- Mayor launches second phase of air quality consultation. Plans include the introduction of the Ultra-Low Emission Zone in 2019, a year ahead of schedule
- Views also sought on proposals to introduce an Emissions Surcharge (“T-charge”) for older polluting vehicles entering the Congestion Charge zone in October 2017
- New research reveals people living in most deprived areas of London are exposed to higher concentrations of harmful pollution
The Mayor of London, Sadiq Khan, today laid out bold detailed proposals for delivering the Central London Ultra-Low Emission Zone (ULEZ) in 2019, a year ahead of schedule, extending the ULEZ to the North and South Circular in 2019 or later, and started the formal consultation necessary to introduce the ‘T charge’ for older polluting vehicles in October 2017.
The proposals are part of the Mayor’s second air quality consultation led by Transport for London (TfL), which follows on from the initial round of consultation last summer, which attracted a record 15,000 responses.
New City Hall research* shows that people living in London’s most deprived communities, often by busy roads, are on average exposed to 25 per cent higher levels of harmful NO2 pollution.
It is estimated that the equivalent of 9,400 premature deaths occur each year in London due to illnesses caused by long-term exposure to air pollution and 448 schools in London are in areas exceeding legal air quality levels. Diesel vehicles are recognised as a major contributor to pollution and associated health impacts in London and the Mayor wants to phase out these vehicles from the bus, taxi and other fleets.
The Mayor launched the new consultation whilst visiting St Saviour’s and St Olave’s Church of England Secondary School in Southwark, situated off the busy, traffic heavy, New Kent Road, an area that would be included in the Mayor’s proposals for ULEZ expansion to the North and South Circular.
The head teacher wrote to the Mayor earlier this summer to highlight her concerns about pupils being exposed to high levels of air pollution from traffic.
Sadiq Khan said: “Toxic air in London is a health emergency that requires bold action, including introducing charges for older polluting vehicles and expanding the ULEZ. I am determined to help every Londoner breathe cleaner air. After the massive response to my first consultation I now need the public to let me know their views on my detailed proposals to help clean-up our filthy air.“
Alex Williams, TfL’s Managing Director of Planning, said: “The Mayor has asked us to set out in detail and seek views on a range of proposals that will have a significant impact in reducing pollution in the capital. We think these ambitious proposals show London is taking the lead globally in tackling one of the biggest challenges of the 21st century. I would urge as many people as possible to respond to the consultation to help us shape our plans.”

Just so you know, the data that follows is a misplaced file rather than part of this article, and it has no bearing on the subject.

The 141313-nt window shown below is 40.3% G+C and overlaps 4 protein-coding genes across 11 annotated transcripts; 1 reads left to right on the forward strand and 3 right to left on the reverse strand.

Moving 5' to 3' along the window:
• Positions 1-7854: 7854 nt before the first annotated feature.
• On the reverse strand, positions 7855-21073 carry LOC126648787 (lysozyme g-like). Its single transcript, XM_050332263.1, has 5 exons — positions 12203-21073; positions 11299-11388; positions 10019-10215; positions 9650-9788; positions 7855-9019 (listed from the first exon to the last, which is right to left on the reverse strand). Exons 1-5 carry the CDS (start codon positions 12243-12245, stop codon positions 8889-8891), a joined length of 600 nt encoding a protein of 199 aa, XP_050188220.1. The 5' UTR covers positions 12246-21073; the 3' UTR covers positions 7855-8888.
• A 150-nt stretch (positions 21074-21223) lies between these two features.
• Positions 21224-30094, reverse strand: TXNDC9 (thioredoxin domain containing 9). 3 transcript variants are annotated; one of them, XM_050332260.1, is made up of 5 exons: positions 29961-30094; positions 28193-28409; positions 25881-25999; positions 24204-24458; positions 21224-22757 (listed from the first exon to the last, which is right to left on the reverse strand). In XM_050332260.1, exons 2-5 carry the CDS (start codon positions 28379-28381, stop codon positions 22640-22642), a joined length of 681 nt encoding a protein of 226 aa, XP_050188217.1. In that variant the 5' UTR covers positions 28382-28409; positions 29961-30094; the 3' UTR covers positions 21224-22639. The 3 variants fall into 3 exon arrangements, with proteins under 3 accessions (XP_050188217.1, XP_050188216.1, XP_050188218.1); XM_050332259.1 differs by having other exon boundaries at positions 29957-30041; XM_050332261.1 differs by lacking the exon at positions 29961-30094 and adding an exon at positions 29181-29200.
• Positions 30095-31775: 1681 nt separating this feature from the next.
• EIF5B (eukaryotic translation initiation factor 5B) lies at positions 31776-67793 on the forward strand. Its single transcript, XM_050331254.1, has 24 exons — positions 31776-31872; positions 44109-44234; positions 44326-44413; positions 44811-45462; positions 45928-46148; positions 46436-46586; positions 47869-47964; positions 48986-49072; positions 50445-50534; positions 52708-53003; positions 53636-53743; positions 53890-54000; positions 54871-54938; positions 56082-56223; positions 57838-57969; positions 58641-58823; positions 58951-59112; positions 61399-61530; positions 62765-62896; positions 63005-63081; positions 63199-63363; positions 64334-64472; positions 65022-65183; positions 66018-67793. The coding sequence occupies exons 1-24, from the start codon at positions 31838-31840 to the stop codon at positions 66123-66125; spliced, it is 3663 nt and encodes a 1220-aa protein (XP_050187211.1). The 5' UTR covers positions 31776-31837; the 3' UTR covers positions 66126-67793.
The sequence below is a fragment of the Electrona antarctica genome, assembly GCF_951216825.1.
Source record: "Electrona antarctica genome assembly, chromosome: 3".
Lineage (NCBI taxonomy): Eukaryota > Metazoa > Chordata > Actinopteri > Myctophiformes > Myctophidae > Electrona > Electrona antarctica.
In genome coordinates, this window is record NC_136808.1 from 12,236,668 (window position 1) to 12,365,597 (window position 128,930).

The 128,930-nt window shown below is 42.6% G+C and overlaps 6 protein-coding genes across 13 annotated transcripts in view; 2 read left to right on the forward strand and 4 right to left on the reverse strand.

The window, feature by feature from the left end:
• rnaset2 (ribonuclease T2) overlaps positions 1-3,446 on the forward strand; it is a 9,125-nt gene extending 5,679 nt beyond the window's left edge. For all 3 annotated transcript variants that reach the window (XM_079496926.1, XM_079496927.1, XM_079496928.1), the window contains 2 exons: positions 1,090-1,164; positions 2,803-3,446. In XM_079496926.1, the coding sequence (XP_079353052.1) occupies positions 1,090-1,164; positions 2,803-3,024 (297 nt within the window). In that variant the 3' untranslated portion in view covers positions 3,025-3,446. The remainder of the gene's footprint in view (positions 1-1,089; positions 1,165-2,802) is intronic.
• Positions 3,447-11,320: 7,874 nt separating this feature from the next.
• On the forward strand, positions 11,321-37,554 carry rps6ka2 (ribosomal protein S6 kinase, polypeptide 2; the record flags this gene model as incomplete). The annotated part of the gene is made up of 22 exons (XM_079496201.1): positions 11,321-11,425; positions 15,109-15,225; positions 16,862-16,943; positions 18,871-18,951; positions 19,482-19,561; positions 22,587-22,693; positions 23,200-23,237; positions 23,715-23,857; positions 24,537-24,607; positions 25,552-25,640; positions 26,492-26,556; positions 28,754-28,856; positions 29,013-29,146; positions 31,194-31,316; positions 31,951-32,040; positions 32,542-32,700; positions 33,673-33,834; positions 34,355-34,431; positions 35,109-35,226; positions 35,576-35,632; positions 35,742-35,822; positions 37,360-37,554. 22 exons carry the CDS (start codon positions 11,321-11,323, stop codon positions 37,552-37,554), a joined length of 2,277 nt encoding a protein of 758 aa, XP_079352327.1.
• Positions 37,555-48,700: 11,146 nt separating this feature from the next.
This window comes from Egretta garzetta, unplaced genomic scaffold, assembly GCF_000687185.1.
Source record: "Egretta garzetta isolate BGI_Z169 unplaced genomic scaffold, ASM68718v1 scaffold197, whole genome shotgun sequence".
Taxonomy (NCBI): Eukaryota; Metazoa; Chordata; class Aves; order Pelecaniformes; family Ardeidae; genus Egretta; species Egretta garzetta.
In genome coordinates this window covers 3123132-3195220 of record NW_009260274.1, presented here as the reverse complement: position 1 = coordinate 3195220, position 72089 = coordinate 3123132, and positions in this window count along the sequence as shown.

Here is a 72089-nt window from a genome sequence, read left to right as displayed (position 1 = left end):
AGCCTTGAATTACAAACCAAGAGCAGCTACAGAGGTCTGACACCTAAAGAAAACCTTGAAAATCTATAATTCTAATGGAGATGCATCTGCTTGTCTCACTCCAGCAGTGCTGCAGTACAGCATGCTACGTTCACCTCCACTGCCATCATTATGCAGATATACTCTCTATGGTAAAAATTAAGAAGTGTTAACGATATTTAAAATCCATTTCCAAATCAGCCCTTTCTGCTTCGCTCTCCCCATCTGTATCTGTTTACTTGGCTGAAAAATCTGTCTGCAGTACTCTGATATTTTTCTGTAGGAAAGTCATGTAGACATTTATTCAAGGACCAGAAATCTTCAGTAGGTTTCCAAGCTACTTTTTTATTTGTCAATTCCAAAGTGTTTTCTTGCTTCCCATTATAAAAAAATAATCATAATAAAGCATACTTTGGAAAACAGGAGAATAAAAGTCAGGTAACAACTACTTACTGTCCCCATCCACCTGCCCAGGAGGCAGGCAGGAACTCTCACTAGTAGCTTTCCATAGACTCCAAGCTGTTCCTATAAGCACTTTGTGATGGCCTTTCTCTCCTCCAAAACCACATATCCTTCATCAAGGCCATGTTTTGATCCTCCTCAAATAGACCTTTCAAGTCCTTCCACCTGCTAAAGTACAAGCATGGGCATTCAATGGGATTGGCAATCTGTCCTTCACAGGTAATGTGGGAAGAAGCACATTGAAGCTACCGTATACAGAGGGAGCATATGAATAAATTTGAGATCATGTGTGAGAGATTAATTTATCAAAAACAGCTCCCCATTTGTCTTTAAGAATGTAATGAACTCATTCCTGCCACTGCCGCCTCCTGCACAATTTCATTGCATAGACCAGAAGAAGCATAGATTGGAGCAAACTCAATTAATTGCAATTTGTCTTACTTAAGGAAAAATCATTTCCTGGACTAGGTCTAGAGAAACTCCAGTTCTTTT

The consultation gives Londoners’ the opportunity to have their say on the preferred date for the start of an expanded Ultra Low Emission Zone – which is up to the North South circular for cars, motorcycles and vans, and in central London for buses, coaches and lorries.. Options include as early as 2019 to 2021 or later. Depending on feedback the Mayor will ask TfL to develop these potential options into detailed statutory proposals for consultation next year.
The proposed Emissions Surcharge (T-charge) would apply to older polluting vehicles driving into the Congestion Charge zone from October 2017. This charge would be in addition to the Congestion Charge and would apply to vehicles that do not meet the Euro 4/IV emissions standard for NOx and PM emissions. Pre-Euro 4 vehicles are generally those registered up to and including 2005. The charge, costing £10 per day for non-compliant vehicles, would operate at the same times as the Congestion Charge (Monday to Friday, 07:00 – 18:00).
The Mayor has also called on Government to put in place a national diesel scrappage scheme to help people replace vehicles affected by the proposals. There was overwhelming support for this in the first round of his consultation. He also wants fiscal incentives, like vehicle excise duty, to be reformed so they support the Mayor’s proposals and encourage people to own and use the cleanest vehicles.
To further support the ULEZ, TfL is leading by example and will ensure all double decker buses operating in the ULEZ will be hybrid and all single decker buses will be fully electric or hydrogen.
For full details of the proposals and how to have their say, customers, stakeholders and residents can:
The consultation closes on 18 December 2016. A further final consultation will take place in early 2017, which will take into account the views from this consultation and propose statutory changes to the ULEZ.